Institute of Scientific and Technical Information of China (English)

    史红岭; 陆洋; 杜宗亮; 贾路路; 张子占; 周春霞

    2011-01-01

    In this paper, the ICESat laser altimetry data is used to obtain an estimate of the mass balance of Antarctic ice sheet from February 2003 to March 2008. The time series of elevation change in Antarctic ice sheet are derived by the block crossover analysis using the ICESat nadir ground track, and the calculation of the campaign basis is discussed. A least square regression of crossover difference is applied to calculate the average elevation change trend and the seasonal cycle, and then the mass changes of Antarctic ice sheet are estimated by combining the elevation change rate with the surface firn density model. The result shows that seasonal cycle signals are obvious in Antarctic ice sheet height changes, and the average annual amplitude is about 2.21 cm. On the coast of the Antarctica continent, there are significant thinning and thickening, especially near the Amundsen Sea embayment of west Antarctic and Antarctic Peninsula. Considering the influence of GIA (three public GIA models), our best estimate of the mass change in Antarctic ice sheet is about -82~-73Gt/yr. For the ICESat, the ice sheet surface firn density model and the GIA model are the main factors in the mass change estimates.%利用2003~2008年间的ICESat卫星激光测高数据,通过块域交叉点分析提取南极大陆冰盖表面高程变化信息,同时探讨了卫星激光测高不同任务间的系统偏差,结合冰盖地表粒雪密度模型探测南极大陆冰盖质量变化,并对其原因做了初步分析.结果显示南极大陆冰盖高度变化具有明显的年周期信号,平均周年振幅为2.21 cm.在南极大陆的边缘,存在着明显的消融和增长,尤其是在西南极阿蒙森海湾附近的冰川和南极半岛.利用目前常用的三种不同的冰后回弹模型,计算得到南极大陆冰盖整体平均质量变化趋势约为-82~-73 Gt/yr.在由ICESat高度变化到质量变化过程中,冰盖地表粒雪密度和冰后回弹模型的不确定性是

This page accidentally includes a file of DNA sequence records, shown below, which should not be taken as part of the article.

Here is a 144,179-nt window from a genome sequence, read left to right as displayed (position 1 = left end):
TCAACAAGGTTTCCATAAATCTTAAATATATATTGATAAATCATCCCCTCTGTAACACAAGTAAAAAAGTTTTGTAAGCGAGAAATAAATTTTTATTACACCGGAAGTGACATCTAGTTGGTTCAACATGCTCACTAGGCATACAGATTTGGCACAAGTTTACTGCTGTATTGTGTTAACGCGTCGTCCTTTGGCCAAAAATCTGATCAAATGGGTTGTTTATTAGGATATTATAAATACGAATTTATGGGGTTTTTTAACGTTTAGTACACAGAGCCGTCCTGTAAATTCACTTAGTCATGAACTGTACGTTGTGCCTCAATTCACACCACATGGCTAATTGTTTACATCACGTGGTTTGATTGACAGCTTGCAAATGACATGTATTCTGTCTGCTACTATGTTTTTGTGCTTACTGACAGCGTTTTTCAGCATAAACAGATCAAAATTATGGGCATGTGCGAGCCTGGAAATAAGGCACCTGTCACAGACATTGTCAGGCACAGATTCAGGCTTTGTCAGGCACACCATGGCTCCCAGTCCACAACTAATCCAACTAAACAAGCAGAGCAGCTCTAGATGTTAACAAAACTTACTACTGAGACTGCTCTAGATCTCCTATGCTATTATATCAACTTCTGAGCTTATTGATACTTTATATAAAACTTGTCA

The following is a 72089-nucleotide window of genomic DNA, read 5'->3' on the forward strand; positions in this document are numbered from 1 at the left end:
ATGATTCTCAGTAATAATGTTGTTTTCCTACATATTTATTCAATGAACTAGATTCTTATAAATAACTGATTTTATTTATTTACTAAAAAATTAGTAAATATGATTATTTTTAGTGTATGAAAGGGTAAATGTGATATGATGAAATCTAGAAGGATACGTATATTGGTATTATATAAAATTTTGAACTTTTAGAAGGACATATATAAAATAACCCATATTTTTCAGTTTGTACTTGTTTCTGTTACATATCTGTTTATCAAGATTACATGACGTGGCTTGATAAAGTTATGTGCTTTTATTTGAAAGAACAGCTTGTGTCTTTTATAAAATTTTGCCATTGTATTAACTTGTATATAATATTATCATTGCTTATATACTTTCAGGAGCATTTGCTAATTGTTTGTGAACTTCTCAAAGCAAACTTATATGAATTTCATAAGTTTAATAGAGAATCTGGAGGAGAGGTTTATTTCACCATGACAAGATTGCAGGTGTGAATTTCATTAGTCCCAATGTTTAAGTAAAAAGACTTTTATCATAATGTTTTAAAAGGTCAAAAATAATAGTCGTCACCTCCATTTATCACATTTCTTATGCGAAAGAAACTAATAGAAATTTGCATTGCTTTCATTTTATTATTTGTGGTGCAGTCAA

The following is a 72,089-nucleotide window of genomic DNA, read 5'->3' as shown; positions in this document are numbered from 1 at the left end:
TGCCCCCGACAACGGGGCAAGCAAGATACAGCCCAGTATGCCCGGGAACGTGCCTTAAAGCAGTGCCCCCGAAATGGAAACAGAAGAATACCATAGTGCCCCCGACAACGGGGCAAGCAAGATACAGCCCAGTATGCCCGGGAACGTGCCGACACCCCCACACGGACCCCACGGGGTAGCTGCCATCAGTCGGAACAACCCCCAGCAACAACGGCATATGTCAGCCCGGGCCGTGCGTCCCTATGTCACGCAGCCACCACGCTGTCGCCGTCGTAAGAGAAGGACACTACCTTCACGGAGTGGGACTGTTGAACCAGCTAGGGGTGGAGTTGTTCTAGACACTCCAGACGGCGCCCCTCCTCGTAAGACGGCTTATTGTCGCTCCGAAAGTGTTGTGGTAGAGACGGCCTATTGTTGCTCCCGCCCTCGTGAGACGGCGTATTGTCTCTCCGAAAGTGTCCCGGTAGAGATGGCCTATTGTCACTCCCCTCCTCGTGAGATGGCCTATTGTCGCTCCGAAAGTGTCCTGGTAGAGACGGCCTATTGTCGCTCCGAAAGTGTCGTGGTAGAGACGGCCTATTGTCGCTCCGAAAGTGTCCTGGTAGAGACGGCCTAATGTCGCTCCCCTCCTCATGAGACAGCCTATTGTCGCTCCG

20. Dynamics of the late Plio-Pleistocene West Antarctic Ice Sheet documented in subglacial diamictites, AND-1B drill core

    Science.gov (United States)

    Cowan, Ellen A.; Christoffersen, Poul; Powell, Ross D.; Talarico, Franco M.

    2014-08-01